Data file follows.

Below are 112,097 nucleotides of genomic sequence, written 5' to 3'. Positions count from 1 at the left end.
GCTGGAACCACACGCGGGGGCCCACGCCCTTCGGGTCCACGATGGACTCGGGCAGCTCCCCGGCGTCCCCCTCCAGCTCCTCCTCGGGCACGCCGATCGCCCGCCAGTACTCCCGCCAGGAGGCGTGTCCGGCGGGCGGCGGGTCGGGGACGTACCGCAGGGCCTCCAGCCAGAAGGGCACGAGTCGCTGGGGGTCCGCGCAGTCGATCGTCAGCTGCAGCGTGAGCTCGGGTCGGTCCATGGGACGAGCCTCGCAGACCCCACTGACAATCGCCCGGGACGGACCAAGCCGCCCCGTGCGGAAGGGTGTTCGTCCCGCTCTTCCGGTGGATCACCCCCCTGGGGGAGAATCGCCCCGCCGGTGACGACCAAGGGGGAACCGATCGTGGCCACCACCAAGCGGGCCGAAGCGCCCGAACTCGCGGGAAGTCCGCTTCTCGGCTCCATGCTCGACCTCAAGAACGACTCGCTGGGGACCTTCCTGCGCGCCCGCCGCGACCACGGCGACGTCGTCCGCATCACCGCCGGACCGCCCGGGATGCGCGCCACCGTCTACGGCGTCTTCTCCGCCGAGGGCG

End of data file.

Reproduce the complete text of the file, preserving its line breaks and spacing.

Below are 112,097 nucleotides of genomic sequence, written 5' to 3'. Positions count from 1 at the left end.
GCTGGAACCACACGCGGGGGCCCACGCCCTTCGGGTCCACGATGGACTCGGGCAGCTCCCCGGCGTCCCCCTCCAGCTCCTCCTCGGGCACGCCGATCGCCCGCCAGTACTCCCGCCAGGAGGCGTGTCCGGCGGGCGGCGGGTCGGGGACGTACCGCAGGGCCTCCAGCCAGAAGGGCACGAGTCGCTGGGGGTCCGCGCAGTCGATCGTCAGCTGCAGCGTGAGCTCGGGTCGGTCCATGGGACGAGCCTCGCAGACCCCACTGACAATCGCCCGGGACGGACCAAGCCGCCCCGTGCGGAAGGGTGTTCGTCCCGCTCTTCCGGTGGATCACCCCCCTGGGGGAGAATCGCCCCGCCGGTGACGACCAAGGGGGAACCGATCGTGGCCACCACCAAGCGGGCCGAAGCGCCCGAACTCGCGGGAAGTCCGCTTCTCGGCTCCATGCTCGACCTCAAGAACGACTCGCTGGGGACCTTCCTGCGCGCCCGCCGCGACCACGGCGACGTCGTCCGCATCACCGCCGGACCGCCCGGGATGCGCGCCACCGTCTACGGCGTCTTCTCCGCCGAGGGCG